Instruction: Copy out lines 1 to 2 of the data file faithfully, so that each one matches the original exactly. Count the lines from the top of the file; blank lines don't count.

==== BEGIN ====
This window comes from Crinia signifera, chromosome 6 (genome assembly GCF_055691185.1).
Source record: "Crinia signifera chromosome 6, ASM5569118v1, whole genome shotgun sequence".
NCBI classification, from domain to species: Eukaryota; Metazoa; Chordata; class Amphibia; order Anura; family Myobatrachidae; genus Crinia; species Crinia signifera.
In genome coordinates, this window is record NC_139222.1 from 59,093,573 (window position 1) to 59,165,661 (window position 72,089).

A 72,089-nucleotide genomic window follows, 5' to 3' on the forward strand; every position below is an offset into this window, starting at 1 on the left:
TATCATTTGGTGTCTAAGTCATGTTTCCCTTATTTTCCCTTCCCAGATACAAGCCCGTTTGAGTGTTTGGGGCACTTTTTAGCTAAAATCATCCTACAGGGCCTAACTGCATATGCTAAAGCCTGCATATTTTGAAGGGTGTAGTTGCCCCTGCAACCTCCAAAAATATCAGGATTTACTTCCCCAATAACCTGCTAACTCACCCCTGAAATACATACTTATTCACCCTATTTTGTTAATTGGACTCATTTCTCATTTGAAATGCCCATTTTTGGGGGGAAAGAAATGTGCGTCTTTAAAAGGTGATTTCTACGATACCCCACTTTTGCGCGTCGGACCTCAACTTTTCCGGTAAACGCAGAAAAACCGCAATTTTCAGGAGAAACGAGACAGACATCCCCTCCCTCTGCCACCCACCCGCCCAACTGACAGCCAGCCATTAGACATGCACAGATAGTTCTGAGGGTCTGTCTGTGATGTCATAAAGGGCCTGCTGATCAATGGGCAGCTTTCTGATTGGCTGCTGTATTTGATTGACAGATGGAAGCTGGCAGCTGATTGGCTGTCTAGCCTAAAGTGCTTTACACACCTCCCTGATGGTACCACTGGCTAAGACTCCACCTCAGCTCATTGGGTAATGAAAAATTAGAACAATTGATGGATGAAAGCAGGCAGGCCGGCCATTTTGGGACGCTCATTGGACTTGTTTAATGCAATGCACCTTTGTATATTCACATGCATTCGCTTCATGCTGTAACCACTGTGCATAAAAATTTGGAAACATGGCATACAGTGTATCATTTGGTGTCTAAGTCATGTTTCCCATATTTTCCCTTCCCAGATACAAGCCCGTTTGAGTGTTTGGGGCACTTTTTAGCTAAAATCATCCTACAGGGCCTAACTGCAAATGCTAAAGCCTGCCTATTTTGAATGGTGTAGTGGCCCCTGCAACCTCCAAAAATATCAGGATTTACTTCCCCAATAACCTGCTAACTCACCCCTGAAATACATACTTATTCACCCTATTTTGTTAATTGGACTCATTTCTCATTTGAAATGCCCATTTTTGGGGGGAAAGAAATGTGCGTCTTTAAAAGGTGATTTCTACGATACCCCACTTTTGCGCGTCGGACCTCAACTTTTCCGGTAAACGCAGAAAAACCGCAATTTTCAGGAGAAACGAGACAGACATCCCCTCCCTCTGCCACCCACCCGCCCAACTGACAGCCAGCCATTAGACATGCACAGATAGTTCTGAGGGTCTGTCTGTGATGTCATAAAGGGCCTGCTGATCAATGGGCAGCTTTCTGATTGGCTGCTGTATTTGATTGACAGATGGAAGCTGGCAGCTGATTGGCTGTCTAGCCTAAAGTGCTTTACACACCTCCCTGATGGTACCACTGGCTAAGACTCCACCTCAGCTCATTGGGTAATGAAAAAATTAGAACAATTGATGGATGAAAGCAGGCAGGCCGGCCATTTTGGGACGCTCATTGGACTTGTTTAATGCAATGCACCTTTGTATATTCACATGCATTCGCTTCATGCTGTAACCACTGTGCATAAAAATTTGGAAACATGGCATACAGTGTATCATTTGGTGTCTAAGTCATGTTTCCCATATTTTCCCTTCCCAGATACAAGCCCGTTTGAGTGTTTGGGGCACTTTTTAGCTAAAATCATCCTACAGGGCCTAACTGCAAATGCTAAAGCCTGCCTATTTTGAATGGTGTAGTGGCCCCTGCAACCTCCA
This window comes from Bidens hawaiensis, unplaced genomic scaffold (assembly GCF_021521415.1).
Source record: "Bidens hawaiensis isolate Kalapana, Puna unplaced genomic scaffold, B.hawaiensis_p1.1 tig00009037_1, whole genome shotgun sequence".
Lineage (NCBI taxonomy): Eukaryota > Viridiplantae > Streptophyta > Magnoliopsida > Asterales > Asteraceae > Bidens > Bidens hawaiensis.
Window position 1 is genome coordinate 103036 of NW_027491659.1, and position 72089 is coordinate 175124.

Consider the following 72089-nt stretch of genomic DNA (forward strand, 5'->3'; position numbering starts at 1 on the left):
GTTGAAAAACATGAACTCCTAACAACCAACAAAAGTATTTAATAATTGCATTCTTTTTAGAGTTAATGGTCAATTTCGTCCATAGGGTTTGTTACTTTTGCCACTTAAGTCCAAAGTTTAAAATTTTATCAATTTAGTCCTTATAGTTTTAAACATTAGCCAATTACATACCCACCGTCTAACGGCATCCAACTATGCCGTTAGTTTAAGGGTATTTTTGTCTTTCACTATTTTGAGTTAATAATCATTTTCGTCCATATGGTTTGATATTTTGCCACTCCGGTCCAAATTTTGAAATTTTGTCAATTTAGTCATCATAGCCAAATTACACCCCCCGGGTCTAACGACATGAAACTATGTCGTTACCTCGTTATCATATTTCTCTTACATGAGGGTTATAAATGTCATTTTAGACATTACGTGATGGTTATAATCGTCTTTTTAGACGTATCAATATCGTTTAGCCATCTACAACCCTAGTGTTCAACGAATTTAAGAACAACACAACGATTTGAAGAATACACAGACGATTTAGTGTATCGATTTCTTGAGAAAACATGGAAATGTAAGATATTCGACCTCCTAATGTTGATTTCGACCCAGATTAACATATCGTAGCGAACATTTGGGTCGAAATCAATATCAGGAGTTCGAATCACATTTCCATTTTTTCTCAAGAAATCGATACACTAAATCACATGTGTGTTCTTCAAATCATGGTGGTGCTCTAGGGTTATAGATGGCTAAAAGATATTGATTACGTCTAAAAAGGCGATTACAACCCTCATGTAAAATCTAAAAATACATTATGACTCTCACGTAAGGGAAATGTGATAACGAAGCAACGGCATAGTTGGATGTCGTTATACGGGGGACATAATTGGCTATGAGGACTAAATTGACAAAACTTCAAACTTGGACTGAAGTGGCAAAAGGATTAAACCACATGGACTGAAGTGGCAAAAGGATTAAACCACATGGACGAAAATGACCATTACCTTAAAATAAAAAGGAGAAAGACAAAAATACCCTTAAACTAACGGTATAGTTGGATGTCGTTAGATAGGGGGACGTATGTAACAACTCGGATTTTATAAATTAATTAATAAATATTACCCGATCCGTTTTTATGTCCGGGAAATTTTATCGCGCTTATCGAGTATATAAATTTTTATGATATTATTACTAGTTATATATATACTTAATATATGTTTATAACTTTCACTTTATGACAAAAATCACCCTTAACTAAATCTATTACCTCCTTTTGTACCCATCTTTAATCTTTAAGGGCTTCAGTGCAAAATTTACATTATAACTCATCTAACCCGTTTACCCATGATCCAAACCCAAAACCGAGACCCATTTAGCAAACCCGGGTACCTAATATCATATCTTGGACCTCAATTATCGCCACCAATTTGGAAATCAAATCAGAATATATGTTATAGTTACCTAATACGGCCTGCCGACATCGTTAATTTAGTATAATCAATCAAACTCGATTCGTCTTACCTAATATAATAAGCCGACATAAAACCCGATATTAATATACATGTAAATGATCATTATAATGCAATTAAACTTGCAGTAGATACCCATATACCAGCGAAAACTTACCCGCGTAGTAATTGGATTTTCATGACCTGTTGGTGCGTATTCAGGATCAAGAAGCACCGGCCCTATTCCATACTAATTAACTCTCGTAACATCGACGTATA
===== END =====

This window comes from Crinia signifera, chromosome 6 (genome assembly GCF_055691185.1).
Source record: "Crinia signifera chromosome 6, ASM5569118v1, whole genome shotgun sequence".